When the iPhone first launched, I posted about three reasons I would NOT be buying an iPhone…yesterday, I broke down and bought a 4GB iPhone. So what changed?
I have a 5th generation iPod – so I don’t need an 8/16GB+ player – so 4GB is just fine with me. Apple decided to discontinue the 4GB model, so the price dropped to $299 from $499. If you look at other smartphones out there, $300 isn’t a bad price at all.
2) Seeing is Believing (i.e. why the on-screen keyboard works)
One of my original concerns was the fact that the keyboard has no feedback at all. After playing with the phone for a bit, it’s pretty obvious the keyboard is just fine. There is a large keyboard for use with Safari for web browsing and that keyboard is great. Then there is a small keyboard for SMS, e-mail, etc. The small keyboard is usable, but it isn’t quite as good. But when I thought about it, even the small keyboard is vastly superior to the other non-querty keyboards and it’s really not much worse than the hardware qwerty keyboards I’ve used on a Treo.
3) Did I really need GPS? No.
I originally thought I really needed GPS in the phone – and I admit, I think it would still be a great feature with the built-in Google Maps. But after thinking about this for a while, I came to the conclusion that I would most likely use the maps to figure out what streets to take, finding where to connect to the interstate, etc and really didn’t need my position or real-time navigation. I also have a Garmin GPS unit for times when I really do want a true GPS and I have a feeling it would work much better than anything they can cram into a cellphone anyway.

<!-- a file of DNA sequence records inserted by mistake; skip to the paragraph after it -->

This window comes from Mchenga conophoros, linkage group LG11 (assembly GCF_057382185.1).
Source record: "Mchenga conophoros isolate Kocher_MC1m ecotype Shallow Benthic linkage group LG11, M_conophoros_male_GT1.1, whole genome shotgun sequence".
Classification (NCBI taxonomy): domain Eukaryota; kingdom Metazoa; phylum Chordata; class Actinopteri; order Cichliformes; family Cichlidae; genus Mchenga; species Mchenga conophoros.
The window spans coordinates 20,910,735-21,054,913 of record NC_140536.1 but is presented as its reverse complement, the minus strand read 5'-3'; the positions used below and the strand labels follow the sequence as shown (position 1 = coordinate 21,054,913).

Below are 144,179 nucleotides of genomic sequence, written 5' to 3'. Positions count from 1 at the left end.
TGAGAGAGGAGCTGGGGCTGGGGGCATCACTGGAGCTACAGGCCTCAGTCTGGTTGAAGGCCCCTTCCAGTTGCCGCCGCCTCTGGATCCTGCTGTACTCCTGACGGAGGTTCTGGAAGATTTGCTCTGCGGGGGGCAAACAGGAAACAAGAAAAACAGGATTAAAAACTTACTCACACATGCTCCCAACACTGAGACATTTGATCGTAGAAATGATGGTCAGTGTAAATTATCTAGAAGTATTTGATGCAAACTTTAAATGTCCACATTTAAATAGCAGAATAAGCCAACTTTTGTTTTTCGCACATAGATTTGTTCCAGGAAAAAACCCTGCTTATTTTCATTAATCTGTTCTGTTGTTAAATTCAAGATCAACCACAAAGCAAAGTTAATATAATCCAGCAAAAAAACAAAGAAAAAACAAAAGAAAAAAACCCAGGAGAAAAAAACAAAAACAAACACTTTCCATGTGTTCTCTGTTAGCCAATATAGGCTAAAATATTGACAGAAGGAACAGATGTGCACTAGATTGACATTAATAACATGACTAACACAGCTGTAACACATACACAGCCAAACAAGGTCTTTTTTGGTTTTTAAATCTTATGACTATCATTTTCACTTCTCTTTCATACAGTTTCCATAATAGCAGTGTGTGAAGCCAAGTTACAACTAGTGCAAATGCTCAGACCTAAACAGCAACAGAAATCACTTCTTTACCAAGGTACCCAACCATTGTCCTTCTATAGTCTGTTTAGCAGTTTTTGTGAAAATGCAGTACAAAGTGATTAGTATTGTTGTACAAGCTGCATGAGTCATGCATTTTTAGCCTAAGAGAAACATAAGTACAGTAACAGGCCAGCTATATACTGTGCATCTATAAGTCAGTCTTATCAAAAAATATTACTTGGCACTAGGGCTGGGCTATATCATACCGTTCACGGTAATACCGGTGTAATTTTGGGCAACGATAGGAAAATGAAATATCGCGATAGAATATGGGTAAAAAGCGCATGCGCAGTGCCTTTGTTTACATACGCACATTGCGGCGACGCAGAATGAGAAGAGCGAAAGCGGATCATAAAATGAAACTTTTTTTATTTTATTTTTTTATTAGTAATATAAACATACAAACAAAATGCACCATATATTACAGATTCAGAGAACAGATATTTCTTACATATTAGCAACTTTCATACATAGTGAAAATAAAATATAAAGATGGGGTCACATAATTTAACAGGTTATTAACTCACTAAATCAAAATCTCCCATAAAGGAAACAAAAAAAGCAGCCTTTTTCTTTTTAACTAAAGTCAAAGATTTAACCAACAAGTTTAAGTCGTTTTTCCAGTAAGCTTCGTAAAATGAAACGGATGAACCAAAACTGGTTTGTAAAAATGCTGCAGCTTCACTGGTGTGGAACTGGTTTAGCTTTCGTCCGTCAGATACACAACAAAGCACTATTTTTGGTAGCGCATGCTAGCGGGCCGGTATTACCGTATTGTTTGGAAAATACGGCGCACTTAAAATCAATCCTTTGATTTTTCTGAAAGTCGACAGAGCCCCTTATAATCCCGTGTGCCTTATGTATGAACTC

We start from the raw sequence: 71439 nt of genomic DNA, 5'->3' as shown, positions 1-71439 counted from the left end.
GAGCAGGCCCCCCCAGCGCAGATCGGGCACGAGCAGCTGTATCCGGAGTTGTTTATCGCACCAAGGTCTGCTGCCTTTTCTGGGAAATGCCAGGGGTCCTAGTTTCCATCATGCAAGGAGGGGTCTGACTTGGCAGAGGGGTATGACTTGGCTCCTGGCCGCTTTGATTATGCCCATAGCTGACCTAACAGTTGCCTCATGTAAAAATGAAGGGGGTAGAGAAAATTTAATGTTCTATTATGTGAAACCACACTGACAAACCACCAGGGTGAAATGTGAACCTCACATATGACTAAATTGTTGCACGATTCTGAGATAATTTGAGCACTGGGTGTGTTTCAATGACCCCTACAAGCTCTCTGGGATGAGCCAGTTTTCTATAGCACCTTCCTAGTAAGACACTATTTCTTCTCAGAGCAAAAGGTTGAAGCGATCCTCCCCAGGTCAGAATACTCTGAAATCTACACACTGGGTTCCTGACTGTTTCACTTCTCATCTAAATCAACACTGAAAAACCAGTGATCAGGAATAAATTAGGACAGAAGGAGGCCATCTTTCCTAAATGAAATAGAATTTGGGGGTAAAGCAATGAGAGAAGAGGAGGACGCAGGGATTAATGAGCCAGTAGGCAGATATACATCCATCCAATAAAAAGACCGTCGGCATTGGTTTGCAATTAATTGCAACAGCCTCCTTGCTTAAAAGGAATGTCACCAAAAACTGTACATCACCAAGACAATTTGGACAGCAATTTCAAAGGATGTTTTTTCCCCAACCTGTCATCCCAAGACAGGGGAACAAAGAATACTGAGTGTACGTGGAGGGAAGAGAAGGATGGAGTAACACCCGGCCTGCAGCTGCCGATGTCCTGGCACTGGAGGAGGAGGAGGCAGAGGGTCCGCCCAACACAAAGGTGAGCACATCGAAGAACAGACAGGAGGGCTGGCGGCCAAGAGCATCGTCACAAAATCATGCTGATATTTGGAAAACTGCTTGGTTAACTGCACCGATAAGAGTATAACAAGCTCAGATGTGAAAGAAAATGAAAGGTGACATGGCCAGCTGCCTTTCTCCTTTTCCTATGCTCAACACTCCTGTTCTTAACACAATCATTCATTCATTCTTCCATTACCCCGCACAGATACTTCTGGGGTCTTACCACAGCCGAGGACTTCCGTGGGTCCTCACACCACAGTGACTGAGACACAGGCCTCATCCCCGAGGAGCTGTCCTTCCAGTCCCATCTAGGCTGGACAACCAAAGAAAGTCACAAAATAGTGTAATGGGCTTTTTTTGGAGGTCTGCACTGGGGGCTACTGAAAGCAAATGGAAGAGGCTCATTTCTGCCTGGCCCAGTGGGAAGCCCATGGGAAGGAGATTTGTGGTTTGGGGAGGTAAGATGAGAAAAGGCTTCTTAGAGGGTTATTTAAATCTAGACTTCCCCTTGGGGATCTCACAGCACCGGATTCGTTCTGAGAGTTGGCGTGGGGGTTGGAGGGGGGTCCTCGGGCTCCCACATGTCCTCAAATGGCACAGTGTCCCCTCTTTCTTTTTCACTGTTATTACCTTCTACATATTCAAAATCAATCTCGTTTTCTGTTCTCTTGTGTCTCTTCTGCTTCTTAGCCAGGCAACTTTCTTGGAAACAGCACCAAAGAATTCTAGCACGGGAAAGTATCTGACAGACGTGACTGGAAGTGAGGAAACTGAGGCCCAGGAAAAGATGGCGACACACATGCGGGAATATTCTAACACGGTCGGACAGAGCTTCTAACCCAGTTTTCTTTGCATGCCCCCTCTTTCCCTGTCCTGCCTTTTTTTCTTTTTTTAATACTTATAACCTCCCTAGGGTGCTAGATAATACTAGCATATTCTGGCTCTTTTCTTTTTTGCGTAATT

The one thing I’m still worried about from my original post is 3rd party application support. The included applications are decent overall and I can certainly get the job done, but it would be nice to have the option to extend the functionality easily (e.g. adding a Pocket Quicken application). I know it’s possible to do a hack on the phone to make this work (or was possible at one point), but this is still something Apple needs to address.